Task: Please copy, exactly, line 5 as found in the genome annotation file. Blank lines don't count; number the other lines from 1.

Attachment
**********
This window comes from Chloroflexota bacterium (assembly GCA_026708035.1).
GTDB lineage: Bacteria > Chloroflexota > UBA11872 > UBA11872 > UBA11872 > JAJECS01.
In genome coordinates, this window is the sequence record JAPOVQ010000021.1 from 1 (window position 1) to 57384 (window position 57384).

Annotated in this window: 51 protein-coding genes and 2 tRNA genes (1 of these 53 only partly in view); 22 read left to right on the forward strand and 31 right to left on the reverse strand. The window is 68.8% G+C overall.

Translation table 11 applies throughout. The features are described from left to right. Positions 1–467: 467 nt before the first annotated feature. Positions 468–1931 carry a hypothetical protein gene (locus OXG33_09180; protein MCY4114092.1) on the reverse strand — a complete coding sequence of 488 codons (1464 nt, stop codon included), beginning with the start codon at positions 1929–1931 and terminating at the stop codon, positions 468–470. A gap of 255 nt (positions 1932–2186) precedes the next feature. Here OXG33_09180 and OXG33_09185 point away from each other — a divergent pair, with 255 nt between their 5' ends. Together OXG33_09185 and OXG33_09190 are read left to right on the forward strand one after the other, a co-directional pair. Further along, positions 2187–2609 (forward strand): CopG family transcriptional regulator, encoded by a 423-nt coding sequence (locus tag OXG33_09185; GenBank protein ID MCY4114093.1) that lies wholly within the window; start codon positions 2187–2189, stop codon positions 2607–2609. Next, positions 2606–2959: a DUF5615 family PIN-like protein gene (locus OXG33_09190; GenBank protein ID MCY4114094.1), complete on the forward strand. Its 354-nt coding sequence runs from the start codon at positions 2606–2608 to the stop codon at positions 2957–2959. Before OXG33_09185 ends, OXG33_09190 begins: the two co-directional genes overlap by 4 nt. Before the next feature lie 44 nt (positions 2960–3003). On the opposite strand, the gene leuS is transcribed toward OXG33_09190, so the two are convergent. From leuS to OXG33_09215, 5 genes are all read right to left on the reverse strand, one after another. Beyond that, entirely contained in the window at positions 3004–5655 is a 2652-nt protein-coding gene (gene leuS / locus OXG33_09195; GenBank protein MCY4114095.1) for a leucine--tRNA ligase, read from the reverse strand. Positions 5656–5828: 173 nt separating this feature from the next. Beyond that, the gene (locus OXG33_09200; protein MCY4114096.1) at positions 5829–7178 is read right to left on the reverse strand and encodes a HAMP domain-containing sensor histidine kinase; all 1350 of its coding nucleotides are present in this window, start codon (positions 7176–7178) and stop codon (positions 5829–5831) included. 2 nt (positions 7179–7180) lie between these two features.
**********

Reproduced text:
Translation table 11 applies throughout. The features are described from left to right. Positions 1–467: 467 nt before the first annotated feature. Positions 468–1931 carry a hypothetical protein gene (locus OXG33_09180; protein MCY4114092.1) on the reverse strand — a complete coding sequence of 488 codons (1464 nt, stop codon included), beginning with the start codon at positions 1929–1931 and terminating at the stop codon, positions 468–470. A gap of 255 nt (positions 1932–2186) precedes the next feature. Here OXG33_09180 and OXG33_09185 point away from each other — a divergent pair, with 255 nt between their 5' ends. Together OXG33_09185 and OXG33_09190 are read left to right on the forward strand one after the other, a co-directional pair. Further along, positions 2187–2609 (forward strand): CopG family transcriptional regulator, encoded by a 423-nt coding sequence (locus tag OXG33_09185; GenBank protein ID MCY4114093.1) that lies wholly within the window; start codon positions 2187–2189, stop codon positions 2607–2609. Next, positions 2606–2959: a DUF5615 family PIN-like protein gene (locus OXG33_09190; GenBank protein ID MCY4114094.1), complete on the forward strand. Its 354-nt coding sequence runs from the start codon at positions 2606–2608 to the stop codon at positions 2957–2959. Before OXG33_09185 ends, OXG33_09190 begins: the two co-directional genes overlap by 4 nt. Before the next feature lie 44 nt (positions 2960–3003). On the opposite strand, the gene leuS is transcribed toward OXG33_09190, so the two are convergent. From leuS to OXG33_09215, 5 genes are all read right to left on the reverse strand, one after another. Beyond that, entirely contained in the window at positions 3004–5655 is a 2652-nt protein-coding gene (gene leuS / locus OXG33_09195; GenBank protein MCY4114095.1) for a leucine--tRNA ligase, read from the reverse strand. Positions 5656–5828: 173 nt separating this feature from the next. Beyond that, the gene (locus OXG33_09200; protein MCY4114096.1) at positions 5829–7178 is read right to left on the reverse strand and encodes a HAMP domain-containing sensor histidine kinase; all 1350 of its coding nucleotides are present in this window, start codon (positions 7176–7178) and stop codon (positions 5829–5831) included. 2 nt (positions 7179–7180) lie between these two features.